• how about people who only and exclusively speak Arabic?

 

Although English is at the moment the lingua franca of the world, that doesn't mean that an exclusively English crypto influencer would reach the people mentioned above, because they do not (for a variety of reasons) speak English themselves.

This is were the role of interpreters and translators come to be of capital importance, not just for the people who only speak their local language, but also, and more importantly, for the inhabitants of cryptoland that only speak English.

In this case, bilingual crypto influencers would be not only needed but IMO, inevitable. (for the economic incentives themselves)

Case in point. Myself.

Here I am, trying to explain to an English speaking audience a variety of ideas that, in some cases, collide directly with some mainstream notions within English cryptoland. But that within my economic context makes sense.

I might not succeed completely, but I am confident that I can persuade at least some of you, in that process, the audience that will listen to my ideas will come to change their point of view.

Now, notice that I am bilingual, and some of you are not. That means that I can single-handedly choose what angles of crypto to enhance and what to mute for my fellow Hispanics. Just because I can work and speak with two different sets of people (who happened to also be numerically very large) I have a significant advantage when it comes to many crucial aspects of crypto advocacy. This advantage will only increase if in the near future I continue to work to create tutorials, videos, articles, courses, websites, and dapps. Which I am totally planning in doing. (correction, I'm totally doing)

Now multiply that for many millions of Latinos who are bilingual, and understand the importance of influence and persuasion in all of this, and eventually, although gradually, the valuation will move accordingly, IMO.

The fact that the valuation hasn't moved yet as a result of Asians picking certain cryptos is, IMO, the result of the firewall in china that basically stops the majority of the flow of information to get to us, followed in close succession by language. Just think about this:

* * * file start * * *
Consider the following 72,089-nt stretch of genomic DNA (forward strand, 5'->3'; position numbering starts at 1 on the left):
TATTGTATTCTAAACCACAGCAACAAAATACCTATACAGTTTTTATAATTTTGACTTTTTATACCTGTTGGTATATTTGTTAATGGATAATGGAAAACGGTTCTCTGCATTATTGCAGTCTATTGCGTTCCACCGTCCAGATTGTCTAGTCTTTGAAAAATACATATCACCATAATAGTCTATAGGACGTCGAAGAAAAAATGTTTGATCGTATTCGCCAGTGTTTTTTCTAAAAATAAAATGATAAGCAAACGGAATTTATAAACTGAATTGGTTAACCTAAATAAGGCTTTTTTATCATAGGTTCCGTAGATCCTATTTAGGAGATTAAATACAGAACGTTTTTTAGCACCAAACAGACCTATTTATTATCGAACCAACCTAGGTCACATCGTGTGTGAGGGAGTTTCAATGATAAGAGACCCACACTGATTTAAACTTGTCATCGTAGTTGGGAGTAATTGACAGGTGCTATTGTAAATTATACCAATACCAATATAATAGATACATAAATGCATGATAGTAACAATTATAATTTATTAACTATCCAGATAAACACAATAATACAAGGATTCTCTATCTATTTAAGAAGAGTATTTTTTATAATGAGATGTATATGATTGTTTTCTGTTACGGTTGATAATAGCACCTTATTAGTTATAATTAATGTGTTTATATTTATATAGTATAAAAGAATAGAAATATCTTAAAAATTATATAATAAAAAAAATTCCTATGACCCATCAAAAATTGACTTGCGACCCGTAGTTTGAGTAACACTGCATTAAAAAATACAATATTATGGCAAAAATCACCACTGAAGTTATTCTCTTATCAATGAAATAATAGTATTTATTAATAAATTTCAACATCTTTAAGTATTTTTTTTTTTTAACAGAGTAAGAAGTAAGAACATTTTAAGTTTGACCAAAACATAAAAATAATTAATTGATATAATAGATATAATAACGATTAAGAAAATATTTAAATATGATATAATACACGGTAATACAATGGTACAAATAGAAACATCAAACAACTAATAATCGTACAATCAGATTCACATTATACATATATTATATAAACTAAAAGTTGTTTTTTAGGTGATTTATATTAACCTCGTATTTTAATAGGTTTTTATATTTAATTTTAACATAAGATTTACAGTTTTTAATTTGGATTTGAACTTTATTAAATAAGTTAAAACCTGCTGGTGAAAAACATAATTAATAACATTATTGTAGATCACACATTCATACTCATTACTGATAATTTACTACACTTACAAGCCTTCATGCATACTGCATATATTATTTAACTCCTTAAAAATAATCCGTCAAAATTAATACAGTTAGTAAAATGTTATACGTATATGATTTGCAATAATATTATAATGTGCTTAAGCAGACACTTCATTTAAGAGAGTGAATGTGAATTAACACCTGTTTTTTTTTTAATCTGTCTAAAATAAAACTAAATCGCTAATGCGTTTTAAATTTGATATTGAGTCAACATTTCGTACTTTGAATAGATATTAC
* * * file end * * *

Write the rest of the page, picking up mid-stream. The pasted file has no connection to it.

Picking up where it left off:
1.- If you would consume youtube videos from someone in Beijing that speaks fluent English, were this person is all in on VeChain and is detailing in a persuasive manner why you should research this coin. It is basically guaranteed that some people will listen.

2.- If a person from South Korea who speaks fluent English would be totally dedicated to sharing tutorials and charts about ICON, you might say

"hey, maybe I should jump on that train before it goes parabolic"

3.- If a highly intelligent programmer from Japan, were to explain why the code of Nano is so great and why he is putting all his savings on it, some might get convinced of that possibility.

 

But unfortunately, people in Asia tend to be so monocultural that usually, they are not bilingual, and even if they are, their English is not fluent, and even if it is, they are not interested in using it the way I've described it so far, mostly (I guess) for cultural reasons.

This is kind of different from Latin American bilingual people, I know many examples of this.

But essentially you get the idea.

 

So, once the perceived valuation of a coin is moved, through adoption, tutorials, and countless youtube videos, the exchange of goods will follow, exchanges will adopt currencies that are not known on the USA or Europe, and once that happens, the whole perception of value as it currently stands will be shattered.

 

 

Conclusion

 

I am a crypto maximalist, not a bitcoin maximalist, I will kick, fight, produce articles, videos, websites, and dapps to reflect this position because it is the only sensible position I can hold. As far as for the near future, if this world continues for a couple of years more, I think it's possible that a plethora of cryptos will be used in a steady manner, some of them may be just locally but used nevertheless. From this context, some new cryptos might go parabolic, while others will simply hold their value and go sideways permanently, but with a steady user base.

However, the concept of what is an s**coin might completely vanish, or expand significantly, it might occur that a new word might be invented to designate the top 5, or 7, or 10 or 100 cryptocurrencies by market cap as the legit options and thus, the term s**coin might just be applicable in the future to coins after that threshold. Similar terms have been used with the G-7, G-20, BRIC, etc, to designate other economic terms of importance, and it is only sensible that this terminology might migrate to crypto in a similar fashion.

 

And that's it, go buy some dogecoin :) N-O-W.... :U

 

 

P.S: This article is not financial advice, Do your own research